The anime to clothing design pipeline is stronger than ever.
Are you tired of feeling like the world is ending? Do you wish all your problems could be solved with superpowers? Well, you’re in luck. (Kinda.) Today, we’re discussing a growing trend that infuses a little daydreaming, imagination and levity into the world: the rise of cartoon fashion.
With gravity-defying accessories and outrageous proportions, cartoon fashion (cartooncore, if you will) is rooted in suspending your disbelief and rejecting rules of traditional sophistication. More and more, trending styles are taking visuals from animated series — specifically Japanese anime — and turning them into wearable art. And while this inspiration in fashion is by no means new, it does seem to be on an upward trajectory.
On February 6, Jimmy Choo announced its capsule collection with the iconic anime series Sailor Moon. With studded hot pink boots, glossy platform pumps and a clutch decorated with comic illustrations, the already-coveted collaboration invites wearers to embody the ’90s-era characters.
That same day, Brooklyn-based art collective Mschf shared the forthcoming release of the “Big Red Boot,” a pair of fire-hydrant-coloured shoes that bring the Japanese manga personality Astro Boy to life. Though met with lots of confusion and even better memes, the oversized footwear design gave exactly what any good cartoon should provide: entertainment. But more than that, it pointed to a larger sartorial plunge into the pool of animated fantasy.
Not convinced? Allow us to direct your attention to the 2023 Grammys red carpet, where cartoonish chaos reigned supreme. We had Shania Twain in a Harris Reed ensemble adorned with massive sequined polka dots. Sporting exaggerated proportions (including a dangerously tall top hat and electric red wig), Twain looked like she strolled right out of a child-friendly comic strip. Then there was Harry Styles, who doubled down on his passion for dressing like a clown caricature in a bedazzled motley-patterned jumpsuit courtesy of Egonlab x Swarovski. It’s been but over a month since 2023 began, and viral cartoon fashion has already been dominating the sartorial scene.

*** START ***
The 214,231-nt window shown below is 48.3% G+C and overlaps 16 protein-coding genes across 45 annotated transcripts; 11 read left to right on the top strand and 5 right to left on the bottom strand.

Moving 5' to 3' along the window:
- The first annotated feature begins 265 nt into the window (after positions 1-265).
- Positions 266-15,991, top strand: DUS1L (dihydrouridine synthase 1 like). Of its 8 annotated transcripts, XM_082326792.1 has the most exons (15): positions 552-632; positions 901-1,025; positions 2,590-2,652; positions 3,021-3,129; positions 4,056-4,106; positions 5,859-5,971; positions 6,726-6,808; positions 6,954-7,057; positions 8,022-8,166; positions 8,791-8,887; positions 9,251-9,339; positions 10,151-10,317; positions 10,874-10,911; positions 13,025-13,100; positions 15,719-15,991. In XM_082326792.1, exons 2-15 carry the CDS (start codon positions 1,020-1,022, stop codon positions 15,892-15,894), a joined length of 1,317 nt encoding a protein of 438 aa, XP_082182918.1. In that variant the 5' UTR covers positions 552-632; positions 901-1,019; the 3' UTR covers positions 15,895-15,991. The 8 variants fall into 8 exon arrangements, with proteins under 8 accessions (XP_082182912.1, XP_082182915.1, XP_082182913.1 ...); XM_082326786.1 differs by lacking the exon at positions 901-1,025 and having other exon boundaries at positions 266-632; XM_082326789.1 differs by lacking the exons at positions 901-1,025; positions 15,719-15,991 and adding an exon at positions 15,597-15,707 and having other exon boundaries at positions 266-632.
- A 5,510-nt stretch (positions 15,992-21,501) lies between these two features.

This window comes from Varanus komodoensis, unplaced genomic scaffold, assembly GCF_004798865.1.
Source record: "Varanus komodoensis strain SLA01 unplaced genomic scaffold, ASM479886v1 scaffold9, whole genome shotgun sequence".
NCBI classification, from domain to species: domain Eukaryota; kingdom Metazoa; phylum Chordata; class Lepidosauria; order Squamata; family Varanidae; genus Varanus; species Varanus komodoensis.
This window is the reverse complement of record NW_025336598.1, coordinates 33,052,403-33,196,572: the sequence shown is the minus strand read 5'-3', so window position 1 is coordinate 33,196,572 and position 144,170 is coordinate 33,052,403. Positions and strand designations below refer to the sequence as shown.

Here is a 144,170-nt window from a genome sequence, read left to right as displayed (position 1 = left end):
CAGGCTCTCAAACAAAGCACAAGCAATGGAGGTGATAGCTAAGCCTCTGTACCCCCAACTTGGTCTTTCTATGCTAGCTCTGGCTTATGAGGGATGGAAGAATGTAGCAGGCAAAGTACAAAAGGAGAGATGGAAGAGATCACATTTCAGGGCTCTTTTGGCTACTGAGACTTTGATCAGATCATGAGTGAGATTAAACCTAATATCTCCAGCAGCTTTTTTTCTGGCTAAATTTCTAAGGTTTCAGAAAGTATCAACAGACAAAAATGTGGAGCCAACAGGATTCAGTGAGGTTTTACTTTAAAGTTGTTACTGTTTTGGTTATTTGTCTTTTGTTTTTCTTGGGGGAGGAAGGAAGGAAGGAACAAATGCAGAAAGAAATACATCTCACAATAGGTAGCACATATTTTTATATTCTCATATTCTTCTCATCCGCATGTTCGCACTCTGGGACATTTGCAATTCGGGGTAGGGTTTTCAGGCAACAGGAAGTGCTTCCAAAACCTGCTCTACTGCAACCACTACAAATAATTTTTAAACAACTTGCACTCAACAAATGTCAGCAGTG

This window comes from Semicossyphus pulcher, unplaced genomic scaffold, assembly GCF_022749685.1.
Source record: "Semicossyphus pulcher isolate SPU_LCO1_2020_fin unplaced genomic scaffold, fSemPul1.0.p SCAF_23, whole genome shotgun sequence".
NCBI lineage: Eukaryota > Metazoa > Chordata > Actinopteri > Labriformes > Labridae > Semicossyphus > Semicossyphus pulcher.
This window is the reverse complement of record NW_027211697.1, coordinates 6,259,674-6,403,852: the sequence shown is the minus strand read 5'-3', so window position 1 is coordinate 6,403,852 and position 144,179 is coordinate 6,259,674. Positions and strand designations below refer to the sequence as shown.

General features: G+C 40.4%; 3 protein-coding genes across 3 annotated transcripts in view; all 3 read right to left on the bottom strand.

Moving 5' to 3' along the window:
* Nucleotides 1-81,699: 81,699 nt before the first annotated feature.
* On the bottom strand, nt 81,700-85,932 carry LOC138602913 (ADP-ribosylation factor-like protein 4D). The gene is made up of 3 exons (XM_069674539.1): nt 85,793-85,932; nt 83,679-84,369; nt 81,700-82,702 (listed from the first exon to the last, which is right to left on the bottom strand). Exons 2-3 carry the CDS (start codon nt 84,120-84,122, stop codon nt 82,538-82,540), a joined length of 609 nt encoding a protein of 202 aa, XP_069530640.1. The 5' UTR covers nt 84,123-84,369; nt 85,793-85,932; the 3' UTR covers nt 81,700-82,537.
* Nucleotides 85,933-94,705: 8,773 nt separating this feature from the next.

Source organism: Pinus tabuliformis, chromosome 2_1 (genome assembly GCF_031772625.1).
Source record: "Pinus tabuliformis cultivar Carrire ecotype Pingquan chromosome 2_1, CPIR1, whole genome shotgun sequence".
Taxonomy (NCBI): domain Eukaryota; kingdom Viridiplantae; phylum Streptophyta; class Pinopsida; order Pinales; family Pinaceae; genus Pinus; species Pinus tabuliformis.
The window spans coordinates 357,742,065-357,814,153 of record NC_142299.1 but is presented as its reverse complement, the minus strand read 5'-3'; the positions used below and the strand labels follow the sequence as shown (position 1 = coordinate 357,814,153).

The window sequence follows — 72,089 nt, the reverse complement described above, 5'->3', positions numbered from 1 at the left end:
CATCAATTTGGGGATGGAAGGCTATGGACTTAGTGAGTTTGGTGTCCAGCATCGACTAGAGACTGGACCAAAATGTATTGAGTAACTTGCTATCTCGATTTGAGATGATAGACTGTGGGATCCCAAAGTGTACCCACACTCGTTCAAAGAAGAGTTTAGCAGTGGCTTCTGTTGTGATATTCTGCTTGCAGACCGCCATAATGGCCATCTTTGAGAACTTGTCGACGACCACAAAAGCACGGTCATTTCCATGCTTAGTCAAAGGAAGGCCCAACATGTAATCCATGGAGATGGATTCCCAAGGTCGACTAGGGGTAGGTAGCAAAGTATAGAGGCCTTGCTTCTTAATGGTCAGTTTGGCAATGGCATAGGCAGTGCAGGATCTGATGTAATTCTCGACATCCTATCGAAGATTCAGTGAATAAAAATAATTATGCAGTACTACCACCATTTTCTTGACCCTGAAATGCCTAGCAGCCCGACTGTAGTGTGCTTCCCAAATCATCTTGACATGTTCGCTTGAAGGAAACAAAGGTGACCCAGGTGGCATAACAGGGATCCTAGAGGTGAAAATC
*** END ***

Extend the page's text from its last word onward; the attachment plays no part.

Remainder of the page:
It first began in January, when Loewe announced its (now mostly sold out) collaboration with the Studio Ghibli movie Howl’s Moving Castle. With a campaign modelled by Taylor Russell, the collection materializes the beloved Japanese animated film, from a bag that mimics the titular fortress to capes embellished with fan-favourite scenery. This marks Loewe’s third collaboration with the studio and points to a long history of anime as a source of sartorial inspiration.
From runways to capsule collections, the imaginative artwork of Japanese animation has influenced fashion spaces for decades. But for mainstream brands, leaning into the eclectic visuals of animation is more in vogue than ever. And it’s been on the rise for a while.
Take the Spring 2023 runways. Moschino’s collection celebrated nonsensical delight with pool float accessories and cartoons plastered on dresses, boots and hats. Thom Browne delivered gravity-defying hairdos, polka-dot motifs and inflated silhouettes that had models like Bella Hadid resembling comic book-worthy villains. If the aforementioned fashion collections are any indication, it would seem we’ve reached peak cartoon dressing. But why?
Well, at the risk of stating the obvious, we’re not exactly living in the best of times. As such, in recent years, playful maximalism has been on the rise as a rejection of pandemic-induced ennui. Now, as pared-down, subdued designs are creeping back into pop culture in light of a looming recession, the sudden urge to dress like a cartoon character symbolizes a quest for joie de vivre.
After all, cartoons are steeped in comforting nostalgia. For many people, these vivid TV personalities gave us our earliest fashion inspiration. (Shoutout to Ms. Frizzle from The Magic School Bus! She had range.) Not to mention, with their exuberant attitudes and often re-worn wardrobes, animated characters reliably emit individuality. Today, these inspirations are all over the fashion landscape. The popular “kidcore” aesthetic pulls directly from vibrant cartoons. And the viral “weird girl” look is rooted in a growing love for Harajuku fashion, which is tied to anime visuals.
Is cartooncore the way of the future? Perhaps. Is it emblematic of the world’s current strange state? Arguably so. Above all, though, cartoon fashion invites us to find the uncomplicated — occasionally silly — joy in getting dressed. And if someone decides to make a Magic School Bus-inspired handbag, we certainly won’t complain.